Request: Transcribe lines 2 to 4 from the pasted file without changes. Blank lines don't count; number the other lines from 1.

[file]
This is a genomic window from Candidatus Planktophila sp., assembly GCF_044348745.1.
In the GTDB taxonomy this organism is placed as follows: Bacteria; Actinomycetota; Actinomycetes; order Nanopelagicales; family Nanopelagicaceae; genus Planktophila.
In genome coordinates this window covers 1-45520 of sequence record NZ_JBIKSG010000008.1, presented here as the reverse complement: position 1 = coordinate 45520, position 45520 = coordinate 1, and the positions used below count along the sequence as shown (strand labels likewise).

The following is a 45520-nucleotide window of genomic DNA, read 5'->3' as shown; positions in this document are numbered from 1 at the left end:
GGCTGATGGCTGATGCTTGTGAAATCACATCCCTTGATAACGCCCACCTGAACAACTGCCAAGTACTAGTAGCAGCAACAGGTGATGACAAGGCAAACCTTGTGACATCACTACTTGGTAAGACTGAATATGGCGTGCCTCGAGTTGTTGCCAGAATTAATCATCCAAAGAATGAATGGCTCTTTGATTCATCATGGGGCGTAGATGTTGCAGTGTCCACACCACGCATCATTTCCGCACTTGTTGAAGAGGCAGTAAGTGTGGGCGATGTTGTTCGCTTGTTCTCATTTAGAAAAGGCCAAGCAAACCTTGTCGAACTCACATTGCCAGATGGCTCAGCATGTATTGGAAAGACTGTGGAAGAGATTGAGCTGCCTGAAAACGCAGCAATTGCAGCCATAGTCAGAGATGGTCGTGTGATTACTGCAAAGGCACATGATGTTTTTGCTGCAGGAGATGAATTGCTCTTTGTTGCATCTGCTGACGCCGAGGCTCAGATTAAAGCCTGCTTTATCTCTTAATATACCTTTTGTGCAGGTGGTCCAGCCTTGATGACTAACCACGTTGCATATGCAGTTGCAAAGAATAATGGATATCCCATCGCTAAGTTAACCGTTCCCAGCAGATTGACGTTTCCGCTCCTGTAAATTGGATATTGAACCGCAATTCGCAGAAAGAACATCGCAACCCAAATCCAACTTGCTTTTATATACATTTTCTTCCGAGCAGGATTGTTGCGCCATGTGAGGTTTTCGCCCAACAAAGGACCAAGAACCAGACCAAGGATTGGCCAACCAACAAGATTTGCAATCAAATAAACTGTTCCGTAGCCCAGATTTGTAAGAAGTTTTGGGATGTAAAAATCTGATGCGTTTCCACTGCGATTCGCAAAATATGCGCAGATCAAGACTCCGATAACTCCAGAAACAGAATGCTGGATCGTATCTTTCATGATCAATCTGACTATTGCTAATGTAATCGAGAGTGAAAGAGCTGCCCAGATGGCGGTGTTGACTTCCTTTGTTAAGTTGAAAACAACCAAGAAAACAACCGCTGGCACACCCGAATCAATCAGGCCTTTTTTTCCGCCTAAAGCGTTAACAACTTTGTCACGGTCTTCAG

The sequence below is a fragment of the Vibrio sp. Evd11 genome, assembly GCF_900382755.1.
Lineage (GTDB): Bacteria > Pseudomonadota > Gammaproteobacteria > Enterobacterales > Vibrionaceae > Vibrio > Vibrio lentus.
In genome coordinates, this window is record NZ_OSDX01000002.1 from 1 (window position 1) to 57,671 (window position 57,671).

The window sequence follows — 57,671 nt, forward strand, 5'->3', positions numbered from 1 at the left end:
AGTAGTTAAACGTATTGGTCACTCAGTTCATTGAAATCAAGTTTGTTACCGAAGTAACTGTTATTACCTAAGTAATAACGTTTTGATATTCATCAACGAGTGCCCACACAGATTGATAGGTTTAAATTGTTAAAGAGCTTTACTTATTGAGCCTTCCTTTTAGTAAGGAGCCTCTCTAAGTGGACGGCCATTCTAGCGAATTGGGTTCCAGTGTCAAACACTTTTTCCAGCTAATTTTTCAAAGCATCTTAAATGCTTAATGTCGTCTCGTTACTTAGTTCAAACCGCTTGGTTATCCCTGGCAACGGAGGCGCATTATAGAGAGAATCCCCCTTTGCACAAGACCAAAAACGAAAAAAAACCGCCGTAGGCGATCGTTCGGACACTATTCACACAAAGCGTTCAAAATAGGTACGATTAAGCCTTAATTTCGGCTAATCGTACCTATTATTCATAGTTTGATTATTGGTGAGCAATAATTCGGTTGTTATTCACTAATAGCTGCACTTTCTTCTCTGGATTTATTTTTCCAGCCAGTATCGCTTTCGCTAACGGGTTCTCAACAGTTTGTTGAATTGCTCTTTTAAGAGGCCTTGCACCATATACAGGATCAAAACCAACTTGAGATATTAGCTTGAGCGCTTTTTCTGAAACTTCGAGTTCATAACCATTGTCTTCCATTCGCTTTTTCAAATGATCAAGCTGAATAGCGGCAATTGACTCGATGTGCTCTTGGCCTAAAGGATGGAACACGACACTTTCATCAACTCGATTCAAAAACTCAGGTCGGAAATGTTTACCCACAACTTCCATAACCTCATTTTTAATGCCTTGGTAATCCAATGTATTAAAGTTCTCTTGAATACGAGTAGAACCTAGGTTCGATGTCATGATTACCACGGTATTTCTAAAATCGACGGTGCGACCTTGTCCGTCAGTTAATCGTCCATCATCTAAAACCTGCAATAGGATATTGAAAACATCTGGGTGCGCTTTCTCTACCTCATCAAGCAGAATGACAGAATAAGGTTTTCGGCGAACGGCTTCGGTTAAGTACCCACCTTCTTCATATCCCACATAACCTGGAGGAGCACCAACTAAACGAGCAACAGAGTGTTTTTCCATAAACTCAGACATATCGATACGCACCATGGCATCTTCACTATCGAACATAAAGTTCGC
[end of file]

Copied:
In the GTDB taxonomy this organism is placed as follows: Bacteria; Actinomycetota; Actinomycetes; order Nanopelagicales; family Nanopelagicaceae; genus Planktophila.
In genome coordinates this window covers 1-45520 of sequence record NZ_JBIKSG010000008.1, presented here as the reverse complement: position 1 = coordinate 45520, position 45520 = coordinate 1, and the positions used below count along the sequence as shown (strand labels likewise).

The following is a 45520-nucleotide window of genomic DNA, read 5'->3' as shown; positions in this document are numbered from 1 at the left end: